So far, it's been a buggy Missouri summer. There's the cicada thing, which hasn't been too bad. Yet, yikes. Beetles, flys, ticks, moths, worms, they've all been pretty active this summer. You have to think, with all this rain, it's only a matter of time before those pesky mosquitos start to fly around and bite. So is there anything you can do with your wardrobe to NOT attract the little blood-sucking buggers?

Yes, there is. However, first, put yourself in the mosquito's shoes. How does a mosquito figure out where that person is to bite? Smell. Mosquitos smell specific compounds, like CO2, from our breath, stimulating the bug's eyes to look for particular colors and visual patterns associated with a potential host and seek them out.

Outbreak News Today says these results can help researchers design better repellants, traps, and other methods to keep mosquitos at bay.

According to University of Washington researchers, mosquitos will fly toward the colors red, orange, black, and cyan while ignoring other colors, such as green, purple, blue, and white. So yes, you might be less likely to deal with pesky mosquitos when wearing green, purple, blue, and white.

Unfortunately, human skin of any color emits a strong red-orange signal to mosquitos' eyes. So, there is a limit to how much wearing colors mosquitos aren't attracted to will help keep you mosquito bite-free.

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So, what else can you do to combat those pesky mosquitos and enjoy the outdoors? Prevention Magazine has a list of eleven different things that you can do to avoid being bit. Some of the tips are as follows:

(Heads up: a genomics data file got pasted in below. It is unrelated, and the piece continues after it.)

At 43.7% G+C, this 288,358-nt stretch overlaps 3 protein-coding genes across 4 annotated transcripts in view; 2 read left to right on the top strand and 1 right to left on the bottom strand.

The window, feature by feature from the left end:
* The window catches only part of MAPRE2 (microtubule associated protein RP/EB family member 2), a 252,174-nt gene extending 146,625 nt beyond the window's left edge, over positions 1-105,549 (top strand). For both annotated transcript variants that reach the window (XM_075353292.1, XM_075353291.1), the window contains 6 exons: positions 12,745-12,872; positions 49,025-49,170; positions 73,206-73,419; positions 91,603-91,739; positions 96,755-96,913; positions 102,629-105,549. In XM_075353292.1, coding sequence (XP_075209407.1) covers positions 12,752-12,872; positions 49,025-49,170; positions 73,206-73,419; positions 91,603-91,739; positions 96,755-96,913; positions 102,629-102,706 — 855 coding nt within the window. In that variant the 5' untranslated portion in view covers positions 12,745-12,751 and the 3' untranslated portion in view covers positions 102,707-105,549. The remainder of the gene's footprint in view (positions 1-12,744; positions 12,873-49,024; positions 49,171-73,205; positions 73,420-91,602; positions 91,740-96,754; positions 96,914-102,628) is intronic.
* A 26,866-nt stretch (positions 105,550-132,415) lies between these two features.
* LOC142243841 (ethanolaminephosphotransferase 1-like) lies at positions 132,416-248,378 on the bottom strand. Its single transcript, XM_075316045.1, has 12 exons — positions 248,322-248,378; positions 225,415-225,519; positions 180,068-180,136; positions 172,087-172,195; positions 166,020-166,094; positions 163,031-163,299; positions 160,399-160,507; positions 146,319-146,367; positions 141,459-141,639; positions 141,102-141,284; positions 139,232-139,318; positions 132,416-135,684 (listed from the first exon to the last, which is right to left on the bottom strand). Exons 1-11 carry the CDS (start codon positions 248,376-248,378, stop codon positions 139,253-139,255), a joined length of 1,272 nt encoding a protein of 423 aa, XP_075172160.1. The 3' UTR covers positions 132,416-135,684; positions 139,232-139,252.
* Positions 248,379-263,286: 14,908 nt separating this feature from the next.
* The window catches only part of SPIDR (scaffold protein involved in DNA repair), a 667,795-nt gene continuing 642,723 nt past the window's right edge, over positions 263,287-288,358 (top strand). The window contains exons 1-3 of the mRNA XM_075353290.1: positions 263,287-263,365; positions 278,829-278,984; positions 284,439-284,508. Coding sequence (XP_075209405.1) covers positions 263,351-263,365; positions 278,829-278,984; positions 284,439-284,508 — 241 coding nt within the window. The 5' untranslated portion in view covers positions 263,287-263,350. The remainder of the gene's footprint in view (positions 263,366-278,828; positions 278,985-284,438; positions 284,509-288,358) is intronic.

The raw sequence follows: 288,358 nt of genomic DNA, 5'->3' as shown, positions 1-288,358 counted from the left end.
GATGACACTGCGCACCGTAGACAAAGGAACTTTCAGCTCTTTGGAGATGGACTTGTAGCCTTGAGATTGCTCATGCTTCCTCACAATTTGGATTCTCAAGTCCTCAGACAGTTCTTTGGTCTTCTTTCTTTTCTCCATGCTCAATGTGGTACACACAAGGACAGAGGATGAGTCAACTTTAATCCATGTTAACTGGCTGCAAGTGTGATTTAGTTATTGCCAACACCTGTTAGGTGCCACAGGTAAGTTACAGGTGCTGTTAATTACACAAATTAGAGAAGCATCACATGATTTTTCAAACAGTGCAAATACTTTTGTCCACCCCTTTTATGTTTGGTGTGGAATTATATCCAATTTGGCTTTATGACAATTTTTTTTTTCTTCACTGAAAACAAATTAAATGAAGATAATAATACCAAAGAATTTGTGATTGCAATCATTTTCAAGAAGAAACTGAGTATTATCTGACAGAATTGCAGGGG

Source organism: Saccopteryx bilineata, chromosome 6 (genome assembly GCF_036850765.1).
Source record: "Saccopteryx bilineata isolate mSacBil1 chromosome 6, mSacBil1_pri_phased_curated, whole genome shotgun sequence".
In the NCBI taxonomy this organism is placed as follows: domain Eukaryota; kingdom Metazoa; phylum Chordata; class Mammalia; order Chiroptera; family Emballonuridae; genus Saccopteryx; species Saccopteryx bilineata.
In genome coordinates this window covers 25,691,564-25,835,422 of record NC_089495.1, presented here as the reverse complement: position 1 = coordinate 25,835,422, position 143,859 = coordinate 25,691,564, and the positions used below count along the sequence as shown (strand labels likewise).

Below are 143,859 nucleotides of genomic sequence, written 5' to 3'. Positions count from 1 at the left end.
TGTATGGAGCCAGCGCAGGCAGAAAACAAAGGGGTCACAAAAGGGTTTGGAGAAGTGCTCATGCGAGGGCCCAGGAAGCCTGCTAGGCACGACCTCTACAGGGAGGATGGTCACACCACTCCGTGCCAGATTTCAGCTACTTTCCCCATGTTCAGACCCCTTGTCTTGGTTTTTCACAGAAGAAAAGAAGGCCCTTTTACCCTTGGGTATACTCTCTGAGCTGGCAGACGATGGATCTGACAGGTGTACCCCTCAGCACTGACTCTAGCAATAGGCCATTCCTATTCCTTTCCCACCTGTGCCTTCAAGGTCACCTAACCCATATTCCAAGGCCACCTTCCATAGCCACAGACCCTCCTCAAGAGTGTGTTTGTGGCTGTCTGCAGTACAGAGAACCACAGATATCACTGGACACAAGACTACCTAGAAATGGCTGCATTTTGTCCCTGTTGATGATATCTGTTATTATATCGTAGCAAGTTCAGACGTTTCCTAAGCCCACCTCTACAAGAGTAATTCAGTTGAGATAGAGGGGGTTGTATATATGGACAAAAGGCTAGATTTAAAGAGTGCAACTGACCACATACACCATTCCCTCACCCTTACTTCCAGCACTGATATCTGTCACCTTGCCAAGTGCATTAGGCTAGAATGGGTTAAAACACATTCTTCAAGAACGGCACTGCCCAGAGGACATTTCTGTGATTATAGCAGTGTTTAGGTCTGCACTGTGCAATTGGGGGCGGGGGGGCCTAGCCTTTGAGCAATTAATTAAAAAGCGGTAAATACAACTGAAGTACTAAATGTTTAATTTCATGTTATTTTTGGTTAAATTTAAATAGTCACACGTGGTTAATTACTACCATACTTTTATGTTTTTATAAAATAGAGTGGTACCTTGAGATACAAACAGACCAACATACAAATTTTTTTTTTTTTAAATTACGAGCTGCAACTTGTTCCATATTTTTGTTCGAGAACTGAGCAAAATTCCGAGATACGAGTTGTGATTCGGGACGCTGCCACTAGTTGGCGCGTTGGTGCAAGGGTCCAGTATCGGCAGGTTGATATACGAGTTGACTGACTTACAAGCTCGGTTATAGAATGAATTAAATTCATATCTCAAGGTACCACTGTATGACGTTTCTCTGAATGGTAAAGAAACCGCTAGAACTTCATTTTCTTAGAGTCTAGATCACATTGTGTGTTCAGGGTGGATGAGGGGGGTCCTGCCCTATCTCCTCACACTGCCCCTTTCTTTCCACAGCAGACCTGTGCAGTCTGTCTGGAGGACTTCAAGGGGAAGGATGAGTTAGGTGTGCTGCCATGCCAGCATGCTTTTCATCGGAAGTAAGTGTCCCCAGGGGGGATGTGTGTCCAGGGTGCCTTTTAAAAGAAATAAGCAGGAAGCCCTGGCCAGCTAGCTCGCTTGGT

• Mosquitos hate any breeze, like anything above 1MPH. A breezy spot or even a plug-in fan pointed at your lower extremities can do wonders to keep mosquitos away.
  • If you can avoid being out around dawn and dusk, when mosquitos like to bite, you'll avoid being bit.
  • Using mosquito repellent. Surprisingly, Prevention is okay with DEET, and they also have some other suggestions for repellents if DEET doesn't work for you.
  • Get rid of standing water around your home.
  • Add plants like citronella, lavender, lemongrass, marigolds, and basil to your yard; keep realistic expectations about how many mosquitos they will get rid of.

You can check out Prevention's complete list and get more information on how to stay mosquito-bite-free here.

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